Footage of 1960s Hastings tournaments

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O.G. Urcan
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Footage of 1960s Hastings tournaments

Post by O.G. Urcan » Thu Jul 23, 2015 10:26 am

The Chess Notes website has just posted some links which I have provided for footage of a number of chess events, including tournaments played in Hastings in the 1960s.

Edward Winter's site also has a feature article Chess Masters on Film offering many other such links. There is even a film sequence in which Capablanca's voice can be heard.

MJMcCready
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Re: Footage of 1960s Hastings tournaments

Post by MJMcCready » Thu Jul 23, 2015 5:36 pm

Some interesting footage there, thanks for sharing.

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Matt Mackenzie
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Re: Footage of 1960s Hastings tournaments

Post by Matt Mackenzie » Thu Jul 23, 2015 6:20 pm

"Russians" Keres and Gaprindashvili, I see :)
"Set up your attacks so that when the fire is out, it isn't out!" (H N Pillsbury)

Kevin Thurlow
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Re: Footage of 1960s Hastings tournaments

Post by Kevin Thurlow » Fri Jul 24, 2015 9:42 am

That Hastings (66-7) was the first time I saw Balashov in action. Last week in Vienna was the second time...

Thanks for footage!

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Matt Mackenzie
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Re: Footage of 1960s Hastings tournaments

Post by Matt Mackenzie » Fri Jul 24, 2015 8:08 pm

Also noticed Abram Khasin was in one of the clips - amongst the strongest disabled players ever?

(he lost both of his legs during WW2)

Surprised he has never (I think) got an honorary GM title, he was easily strong enough for it by today's standards.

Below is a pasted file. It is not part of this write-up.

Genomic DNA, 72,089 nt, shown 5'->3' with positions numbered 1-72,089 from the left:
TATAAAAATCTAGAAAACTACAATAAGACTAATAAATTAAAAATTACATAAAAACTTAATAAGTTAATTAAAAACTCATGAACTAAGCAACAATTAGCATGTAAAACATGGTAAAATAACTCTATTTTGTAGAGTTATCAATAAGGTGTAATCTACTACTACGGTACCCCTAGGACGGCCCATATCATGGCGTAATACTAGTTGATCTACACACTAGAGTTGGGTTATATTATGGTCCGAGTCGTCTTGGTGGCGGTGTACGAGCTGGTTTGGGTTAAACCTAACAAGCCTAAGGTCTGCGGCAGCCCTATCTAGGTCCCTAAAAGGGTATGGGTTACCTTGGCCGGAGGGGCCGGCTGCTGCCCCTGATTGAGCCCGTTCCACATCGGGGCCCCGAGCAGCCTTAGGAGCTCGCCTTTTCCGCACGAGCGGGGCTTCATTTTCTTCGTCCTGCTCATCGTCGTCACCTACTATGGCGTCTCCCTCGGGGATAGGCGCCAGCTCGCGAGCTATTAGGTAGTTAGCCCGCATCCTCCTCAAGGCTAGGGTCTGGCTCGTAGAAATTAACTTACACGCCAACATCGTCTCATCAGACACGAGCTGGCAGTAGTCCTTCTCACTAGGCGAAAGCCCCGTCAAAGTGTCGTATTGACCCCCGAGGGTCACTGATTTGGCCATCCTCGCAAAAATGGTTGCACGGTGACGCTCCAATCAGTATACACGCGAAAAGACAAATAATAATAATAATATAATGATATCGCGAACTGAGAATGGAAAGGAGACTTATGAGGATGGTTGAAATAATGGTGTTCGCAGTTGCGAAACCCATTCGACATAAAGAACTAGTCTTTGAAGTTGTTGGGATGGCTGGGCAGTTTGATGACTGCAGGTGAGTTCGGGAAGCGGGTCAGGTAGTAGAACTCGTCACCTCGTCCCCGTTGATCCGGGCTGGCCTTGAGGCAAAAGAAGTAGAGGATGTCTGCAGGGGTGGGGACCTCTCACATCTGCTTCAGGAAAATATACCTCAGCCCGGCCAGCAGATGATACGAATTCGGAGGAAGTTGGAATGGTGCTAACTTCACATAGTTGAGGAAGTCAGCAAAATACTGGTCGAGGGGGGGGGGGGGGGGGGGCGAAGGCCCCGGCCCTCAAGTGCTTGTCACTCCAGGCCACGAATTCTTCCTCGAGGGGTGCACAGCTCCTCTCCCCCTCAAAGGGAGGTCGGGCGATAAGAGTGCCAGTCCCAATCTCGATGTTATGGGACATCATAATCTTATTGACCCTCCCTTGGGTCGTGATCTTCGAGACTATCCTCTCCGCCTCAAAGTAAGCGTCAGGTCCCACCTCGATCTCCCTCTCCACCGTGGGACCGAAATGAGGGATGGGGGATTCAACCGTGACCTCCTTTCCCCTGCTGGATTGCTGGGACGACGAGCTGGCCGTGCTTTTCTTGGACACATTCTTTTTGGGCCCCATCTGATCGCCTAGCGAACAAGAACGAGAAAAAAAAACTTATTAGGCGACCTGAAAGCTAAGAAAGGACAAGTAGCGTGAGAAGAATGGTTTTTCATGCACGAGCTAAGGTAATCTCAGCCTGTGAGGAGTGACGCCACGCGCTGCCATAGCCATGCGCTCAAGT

"Set up your attacks so that when the fire is out, it isn't out!" (H N Pillsbury)

Tim Harding
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Re: Footage of 1960s Hastings tournaments

Post by Tim Harding » Sun Aug 02, 2015 5:27 pm

Matt Mackenzie wrote:Also noticed Abram Khasin was in one of the clips - amongst the strongest disabled players ever?

(he lost both of his legs during WW2)

Surprised he has never (I think) got an honorary GM title, he was easily strong enough for it by today's standards.
Belatedly I have just noticed Matt's post about Abram Iosifovich Khasin, and agree he deserves great respect. He is still alive so far as I know, 92 years old (born 15 Feb. 1923 in Ukraine) and has the FIDE IM title.

Khasin earned the ICCF (correspondence chess) grandmaster title with several fine performances from about 1968-1998 and was awarded the title in 1992.

In 1999 when I was editing Chess Mail magazine, I managed (thanks to GM Alex Baburin who did the translation) to arrange for Vladimir Barsky to interview Khasin and the resulting article in Chess Mail 6/1999 is probably the best account of his career in English. He didn't tell Barsky exactly what happened when he was severely wounded, but I believe it was at the battle of Stalingrad or around that time.

He speaks of taking up chess again in 1944 after his rehabilitation in Moscow, where he lived subsequently and worked as a chess coach. Among his students he named Gulko, Fatalibekova and Bareev. He himself had been a student of Konstantinopolsky.
Tim Harding
Historian and Kibitzer

Author of 'British Chess Literature to 1914', Joseph Henry Blackburne: A Chess Biography', and 'Eminent Victorian Chess Players'
http://www.chessmail.com

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